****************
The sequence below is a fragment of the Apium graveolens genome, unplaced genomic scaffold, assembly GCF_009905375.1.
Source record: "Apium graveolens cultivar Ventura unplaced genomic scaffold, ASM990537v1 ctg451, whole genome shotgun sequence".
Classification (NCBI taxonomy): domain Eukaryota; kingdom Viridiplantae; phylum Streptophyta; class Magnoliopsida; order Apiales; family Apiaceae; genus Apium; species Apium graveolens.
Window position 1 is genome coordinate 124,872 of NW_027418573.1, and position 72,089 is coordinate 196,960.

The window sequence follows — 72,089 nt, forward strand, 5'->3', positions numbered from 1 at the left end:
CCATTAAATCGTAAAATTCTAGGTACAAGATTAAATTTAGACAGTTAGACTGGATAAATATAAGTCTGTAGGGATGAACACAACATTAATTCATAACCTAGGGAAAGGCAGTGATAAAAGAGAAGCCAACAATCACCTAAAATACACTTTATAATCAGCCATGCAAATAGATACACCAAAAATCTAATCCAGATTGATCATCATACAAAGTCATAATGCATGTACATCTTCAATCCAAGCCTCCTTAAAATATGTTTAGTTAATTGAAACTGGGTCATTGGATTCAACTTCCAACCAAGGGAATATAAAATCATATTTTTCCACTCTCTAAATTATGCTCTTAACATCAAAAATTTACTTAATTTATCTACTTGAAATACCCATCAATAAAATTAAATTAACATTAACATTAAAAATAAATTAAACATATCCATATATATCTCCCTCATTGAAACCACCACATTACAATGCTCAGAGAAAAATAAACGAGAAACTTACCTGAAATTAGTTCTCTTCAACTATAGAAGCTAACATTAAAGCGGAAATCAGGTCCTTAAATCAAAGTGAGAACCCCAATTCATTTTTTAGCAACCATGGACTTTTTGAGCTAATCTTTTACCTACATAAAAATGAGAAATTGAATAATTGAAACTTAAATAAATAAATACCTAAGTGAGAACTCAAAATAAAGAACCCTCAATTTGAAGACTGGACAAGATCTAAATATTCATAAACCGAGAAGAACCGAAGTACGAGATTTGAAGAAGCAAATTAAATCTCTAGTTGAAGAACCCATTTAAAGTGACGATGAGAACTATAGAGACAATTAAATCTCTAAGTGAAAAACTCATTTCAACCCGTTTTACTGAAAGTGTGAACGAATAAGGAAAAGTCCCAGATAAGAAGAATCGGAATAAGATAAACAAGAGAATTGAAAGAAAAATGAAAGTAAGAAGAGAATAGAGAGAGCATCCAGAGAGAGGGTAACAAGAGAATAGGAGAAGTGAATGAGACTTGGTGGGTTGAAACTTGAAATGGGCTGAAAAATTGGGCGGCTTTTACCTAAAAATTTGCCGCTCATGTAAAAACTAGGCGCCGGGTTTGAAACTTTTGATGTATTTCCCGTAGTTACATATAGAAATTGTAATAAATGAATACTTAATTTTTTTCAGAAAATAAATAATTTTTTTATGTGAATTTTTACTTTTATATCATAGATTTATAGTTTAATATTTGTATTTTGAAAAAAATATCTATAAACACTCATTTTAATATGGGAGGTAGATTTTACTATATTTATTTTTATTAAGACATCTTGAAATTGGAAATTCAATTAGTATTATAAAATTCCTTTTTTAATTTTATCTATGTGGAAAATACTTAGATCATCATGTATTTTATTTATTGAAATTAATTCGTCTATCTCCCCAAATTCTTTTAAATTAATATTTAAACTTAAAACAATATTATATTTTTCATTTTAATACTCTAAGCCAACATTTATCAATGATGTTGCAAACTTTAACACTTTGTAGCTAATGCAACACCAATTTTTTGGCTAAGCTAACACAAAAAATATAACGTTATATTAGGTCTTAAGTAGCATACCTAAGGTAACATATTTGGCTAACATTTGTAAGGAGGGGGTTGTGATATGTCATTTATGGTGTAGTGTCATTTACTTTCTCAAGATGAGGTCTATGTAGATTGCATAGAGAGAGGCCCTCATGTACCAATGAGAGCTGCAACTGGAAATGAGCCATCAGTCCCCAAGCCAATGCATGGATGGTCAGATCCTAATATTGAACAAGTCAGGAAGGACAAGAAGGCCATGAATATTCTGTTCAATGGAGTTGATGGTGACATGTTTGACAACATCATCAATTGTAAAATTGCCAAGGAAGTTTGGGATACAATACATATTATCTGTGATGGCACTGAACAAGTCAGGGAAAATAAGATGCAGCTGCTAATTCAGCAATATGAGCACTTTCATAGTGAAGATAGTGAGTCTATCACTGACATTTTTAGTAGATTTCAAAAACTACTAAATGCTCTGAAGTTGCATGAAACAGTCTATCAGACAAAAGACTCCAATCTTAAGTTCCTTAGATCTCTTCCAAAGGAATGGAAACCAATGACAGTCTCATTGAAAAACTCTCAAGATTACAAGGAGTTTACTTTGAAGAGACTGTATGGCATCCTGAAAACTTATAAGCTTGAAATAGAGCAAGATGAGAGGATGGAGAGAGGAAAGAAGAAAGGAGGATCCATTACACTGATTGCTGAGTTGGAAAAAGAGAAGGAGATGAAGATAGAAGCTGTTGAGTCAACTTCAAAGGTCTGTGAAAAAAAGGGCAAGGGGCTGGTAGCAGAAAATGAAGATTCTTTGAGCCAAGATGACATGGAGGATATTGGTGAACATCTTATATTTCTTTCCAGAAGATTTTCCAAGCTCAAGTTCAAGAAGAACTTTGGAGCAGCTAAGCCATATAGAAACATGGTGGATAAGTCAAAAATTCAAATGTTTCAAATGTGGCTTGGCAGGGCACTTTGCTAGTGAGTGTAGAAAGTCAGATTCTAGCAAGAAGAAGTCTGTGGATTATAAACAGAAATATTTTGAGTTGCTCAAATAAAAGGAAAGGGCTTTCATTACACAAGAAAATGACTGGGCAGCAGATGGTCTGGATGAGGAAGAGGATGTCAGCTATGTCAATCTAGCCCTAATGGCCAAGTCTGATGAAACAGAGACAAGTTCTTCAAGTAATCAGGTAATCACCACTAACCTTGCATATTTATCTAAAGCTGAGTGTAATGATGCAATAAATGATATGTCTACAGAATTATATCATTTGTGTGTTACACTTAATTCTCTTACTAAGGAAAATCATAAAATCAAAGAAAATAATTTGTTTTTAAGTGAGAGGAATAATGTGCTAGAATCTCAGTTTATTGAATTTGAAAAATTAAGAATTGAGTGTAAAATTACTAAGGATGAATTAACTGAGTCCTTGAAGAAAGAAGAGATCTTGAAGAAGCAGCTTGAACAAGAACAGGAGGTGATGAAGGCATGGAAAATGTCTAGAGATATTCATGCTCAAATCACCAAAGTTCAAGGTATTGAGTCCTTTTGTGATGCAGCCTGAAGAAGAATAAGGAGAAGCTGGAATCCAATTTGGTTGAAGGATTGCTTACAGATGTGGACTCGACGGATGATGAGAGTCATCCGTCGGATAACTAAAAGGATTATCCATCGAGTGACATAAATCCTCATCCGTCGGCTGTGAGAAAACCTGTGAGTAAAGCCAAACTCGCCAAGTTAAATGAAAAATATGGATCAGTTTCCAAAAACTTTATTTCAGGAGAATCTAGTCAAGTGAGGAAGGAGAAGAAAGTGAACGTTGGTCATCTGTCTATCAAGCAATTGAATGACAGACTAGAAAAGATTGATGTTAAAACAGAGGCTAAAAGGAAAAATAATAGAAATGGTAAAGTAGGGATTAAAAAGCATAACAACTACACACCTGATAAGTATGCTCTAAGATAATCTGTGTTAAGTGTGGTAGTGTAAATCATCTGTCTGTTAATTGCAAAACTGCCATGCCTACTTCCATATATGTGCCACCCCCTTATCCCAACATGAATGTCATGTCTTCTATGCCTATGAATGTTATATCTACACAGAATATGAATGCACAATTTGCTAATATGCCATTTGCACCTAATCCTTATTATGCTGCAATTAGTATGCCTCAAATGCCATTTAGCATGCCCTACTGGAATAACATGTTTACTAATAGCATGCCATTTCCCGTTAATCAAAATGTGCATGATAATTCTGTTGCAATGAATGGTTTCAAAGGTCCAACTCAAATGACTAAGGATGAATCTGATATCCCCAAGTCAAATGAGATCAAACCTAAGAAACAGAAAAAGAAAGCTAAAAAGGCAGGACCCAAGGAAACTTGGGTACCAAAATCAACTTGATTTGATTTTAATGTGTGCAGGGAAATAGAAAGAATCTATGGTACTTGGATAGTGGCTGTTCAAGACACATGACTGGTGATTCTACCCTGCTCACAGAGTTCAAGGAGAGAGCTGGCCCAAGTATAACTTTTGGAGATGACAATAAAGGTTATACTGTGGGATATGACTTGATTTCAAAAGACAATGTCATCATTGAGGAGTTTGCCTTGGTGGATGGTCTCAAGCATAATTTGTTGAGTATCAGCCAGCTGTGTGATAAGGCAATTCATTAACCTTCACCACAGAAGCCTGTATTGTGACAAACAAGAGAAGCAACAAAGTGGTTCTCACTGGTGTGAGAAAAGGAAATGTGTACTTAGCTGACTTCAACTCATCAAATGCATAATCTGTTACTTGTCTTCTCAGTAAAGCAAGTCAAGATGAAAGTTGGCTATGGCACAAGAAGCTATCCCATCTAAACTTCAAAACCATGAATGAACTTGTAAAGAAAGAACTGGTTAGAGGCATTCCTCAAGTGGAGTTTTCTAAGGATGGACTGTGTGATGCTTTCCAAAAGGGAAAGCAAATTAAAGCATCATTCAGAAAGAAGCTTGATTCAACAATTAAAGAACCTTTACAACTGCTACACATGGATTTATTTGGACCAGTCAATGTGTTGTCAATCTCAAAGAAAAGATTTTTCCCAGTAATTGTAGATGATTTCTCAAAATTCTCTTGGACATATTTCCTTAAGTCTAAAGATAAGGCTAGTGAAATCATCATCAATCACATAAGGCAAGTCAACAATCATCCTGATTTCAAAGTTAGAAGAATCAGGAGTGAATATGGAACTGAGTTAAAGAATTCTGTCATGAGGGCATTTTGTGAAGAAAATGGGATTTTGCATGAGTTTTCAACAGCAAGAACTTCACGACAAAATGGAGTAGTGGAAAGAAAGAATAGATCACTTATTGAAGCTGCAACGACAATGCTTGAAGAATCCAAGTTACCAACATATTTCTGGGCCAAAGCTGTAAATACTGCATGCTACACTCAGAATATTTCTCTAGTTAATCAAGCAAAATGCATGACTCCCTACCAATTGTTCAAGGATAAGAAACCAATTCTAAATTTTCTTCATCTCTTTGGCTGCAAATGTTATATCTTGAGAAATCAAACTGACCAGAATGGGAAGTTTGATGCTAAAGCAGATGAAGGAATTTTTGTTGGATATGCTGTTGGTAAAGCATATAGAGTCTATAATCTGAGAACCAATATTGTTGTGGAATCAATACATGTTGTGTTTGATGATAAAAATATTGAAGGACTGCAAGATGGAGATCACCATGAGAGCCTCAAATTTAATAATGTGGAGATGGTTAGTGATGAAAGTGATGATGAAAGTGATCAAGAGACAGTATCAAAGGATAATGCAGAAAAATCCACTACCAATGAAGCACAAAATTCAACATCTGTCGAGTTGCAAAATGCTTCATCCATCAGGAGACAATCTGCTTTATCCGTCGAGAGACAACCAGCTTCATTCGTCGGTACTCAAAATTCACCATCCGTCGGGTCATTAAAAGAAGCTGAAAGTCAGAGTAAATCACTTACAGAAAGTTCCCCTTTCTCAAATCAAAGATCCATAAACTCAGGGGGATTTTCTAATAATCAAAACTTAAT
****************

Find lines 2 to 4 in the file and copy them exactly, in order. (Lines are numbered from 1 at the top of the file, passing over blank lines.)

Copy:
Source record: "Apium graveolens cultivar Ventura unplaced genomic scaffold, ASM990537v1 ctg451, whole genome shotgun sequence".
Classification (NCBI taxonomy): domain Eukaryota; kingdom Viridiplantae; phylum Streptophyta; class Magnoliopsida; order Apiales; family Apiaceae; genus Apium; species Apium graveolens.
Window position 1 is genome coordinate 124,872 of NW_027418573.1, and position 72,089 is coordinate 196,960.